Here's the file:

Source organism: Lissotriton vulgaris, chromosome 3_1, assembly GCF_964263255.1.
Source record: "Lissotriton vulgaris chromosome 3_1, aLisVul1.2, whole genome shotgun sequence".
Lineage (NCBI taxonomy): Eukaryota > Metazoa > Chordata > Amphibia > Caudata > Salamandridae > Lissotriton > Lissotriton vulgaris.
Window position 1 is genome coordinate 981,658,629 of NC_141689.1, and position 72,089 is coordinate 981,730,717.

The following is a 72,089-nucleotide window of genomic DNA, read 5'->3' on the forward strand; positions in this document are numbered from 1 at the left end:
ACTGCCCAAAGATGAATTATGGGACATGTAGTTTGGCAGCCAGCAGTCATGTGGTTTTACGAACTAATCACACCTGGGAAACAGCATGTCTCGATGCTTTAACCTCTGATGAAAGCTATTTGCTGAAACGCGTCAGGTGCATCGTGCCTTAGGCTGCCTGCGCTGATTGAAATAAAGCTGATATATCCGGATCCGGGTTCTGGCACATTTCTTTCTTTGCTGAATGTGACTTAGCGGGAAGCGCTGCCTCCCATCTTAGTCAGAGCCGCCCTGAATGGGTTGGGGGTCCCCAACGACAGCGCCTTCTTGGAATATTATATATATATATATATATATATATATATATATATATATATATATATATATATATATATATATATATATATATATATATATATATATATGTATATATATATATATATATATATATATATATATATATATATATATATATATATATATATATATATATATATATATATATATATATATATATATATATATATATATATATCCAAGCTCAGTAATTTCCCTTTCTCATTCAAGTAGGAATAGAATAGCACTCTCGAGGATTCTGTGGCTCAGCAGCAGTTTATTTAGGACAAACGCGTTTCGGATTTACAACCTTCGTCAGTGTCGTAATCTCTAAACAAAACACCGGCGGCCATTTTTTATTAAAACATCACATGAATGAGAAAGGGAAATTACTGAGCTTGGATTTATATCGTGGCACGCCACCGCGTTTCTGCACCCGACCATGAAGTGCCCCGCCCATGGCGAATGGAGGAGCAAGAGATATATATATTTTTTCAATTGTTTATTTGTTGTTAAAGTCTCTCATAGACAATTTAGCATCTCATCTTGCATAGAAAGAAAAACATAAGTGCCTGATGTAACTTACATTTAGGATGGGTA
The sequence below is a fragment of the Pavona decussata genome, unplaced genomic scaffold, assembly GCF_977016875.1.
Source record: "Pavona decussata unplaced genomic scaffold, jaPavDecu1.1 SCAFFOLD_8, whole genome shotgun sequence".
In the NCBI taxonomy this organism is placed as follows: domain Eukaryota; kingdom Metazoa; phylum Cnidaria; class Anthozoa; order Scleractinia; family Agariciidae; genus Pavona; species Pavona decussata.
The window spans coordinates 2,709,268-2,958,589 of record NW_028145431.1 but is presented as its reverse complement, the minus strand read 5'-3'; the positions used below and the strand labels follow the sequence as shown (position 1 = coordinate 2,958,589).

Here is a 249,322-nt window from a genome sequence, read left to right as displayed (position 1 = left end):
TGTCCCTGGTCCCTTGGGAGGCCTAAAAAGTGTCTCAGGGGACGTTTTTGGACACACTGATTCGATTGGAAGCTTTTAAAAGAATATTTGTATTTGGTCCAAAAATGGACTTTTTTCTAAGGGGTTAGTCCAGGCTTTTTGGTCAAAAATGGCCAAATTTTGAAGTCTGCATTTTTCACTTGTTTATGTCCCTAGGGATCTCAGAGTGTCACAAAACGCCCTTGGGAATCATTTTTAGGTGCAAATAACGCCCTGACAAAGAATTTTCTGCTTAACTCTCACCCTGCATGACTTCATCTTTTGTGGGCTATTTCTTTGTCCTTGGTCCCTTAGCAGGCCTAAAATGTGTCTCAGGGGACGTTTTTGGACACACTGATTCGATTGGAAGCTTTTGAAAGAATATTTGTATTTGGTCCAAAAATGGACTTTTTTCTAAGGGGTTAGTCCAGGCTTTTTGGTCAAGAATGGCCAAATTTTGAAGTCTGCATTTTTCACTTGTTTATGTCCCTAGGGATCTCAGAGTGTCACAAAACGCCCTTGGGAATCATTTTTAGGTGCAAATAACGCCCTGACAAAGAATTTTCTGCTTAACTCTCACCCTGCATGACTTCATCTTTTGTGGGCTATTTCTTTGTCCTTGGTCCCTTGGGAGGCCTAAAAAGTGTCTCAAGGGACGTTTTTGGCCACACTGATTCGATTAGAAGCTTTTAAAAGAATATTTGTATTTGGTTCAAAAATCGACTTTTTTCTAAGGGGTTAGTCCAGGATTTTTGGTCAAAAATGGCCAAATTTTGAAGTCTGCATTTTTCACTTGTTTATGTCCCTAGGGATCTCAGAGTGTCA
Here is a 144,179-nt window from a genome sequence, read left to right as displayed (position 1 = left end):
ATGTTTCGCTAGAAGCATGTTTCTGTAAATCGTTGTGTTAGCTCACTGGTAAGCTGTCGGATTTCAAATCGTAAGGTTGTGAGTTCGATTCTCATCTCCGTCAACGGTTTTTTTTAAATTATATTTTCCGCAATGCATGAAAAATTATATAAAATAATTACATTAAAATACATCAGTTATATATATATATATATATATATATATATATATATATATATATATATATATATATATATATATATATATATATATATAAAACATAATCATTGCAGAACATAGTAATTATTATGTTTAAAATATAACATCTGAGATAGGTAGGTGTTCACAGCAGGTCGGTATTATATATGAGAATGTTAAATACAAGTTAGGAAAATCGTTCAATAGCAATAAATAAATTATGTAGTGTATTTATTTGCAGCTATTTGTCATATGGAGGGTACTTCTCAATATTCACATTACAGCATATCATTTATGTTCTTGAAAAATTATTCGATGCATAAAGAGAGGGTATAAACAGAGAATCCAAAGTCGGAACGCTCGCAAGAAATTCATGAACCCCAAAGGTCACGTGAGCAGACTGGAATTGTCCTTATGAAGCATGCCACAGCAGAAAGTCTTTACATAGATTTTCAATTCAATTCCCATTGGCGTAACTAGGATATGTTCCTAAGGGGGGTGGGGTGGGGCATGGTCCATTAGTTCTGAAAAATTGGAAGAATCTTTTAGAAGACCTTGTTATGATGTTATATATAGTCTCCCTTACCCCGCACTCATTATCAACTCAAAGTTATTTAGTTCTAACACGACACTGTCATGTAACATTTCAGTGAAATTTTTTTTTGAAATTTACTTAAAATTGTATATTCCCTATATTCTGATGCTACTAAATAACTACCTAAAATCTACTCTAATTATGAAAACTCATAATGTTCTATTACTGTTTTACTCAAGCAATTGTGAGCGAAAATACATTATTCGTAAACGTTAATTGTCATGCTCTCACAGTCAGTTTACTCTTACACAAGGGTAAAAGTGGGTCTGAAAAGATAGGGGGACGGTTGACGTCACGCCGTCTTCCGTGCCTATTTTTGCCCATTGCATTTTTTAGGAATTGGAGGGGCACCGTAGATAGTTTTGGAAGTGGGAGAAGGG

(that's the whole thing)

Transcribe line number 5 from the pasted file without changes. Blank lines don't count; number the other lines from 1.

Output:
The following is a 72,089-nucleotide window of genomic DNA, read 5'->3' on the forward strand; positions in this document are numbered from 1 at the left end: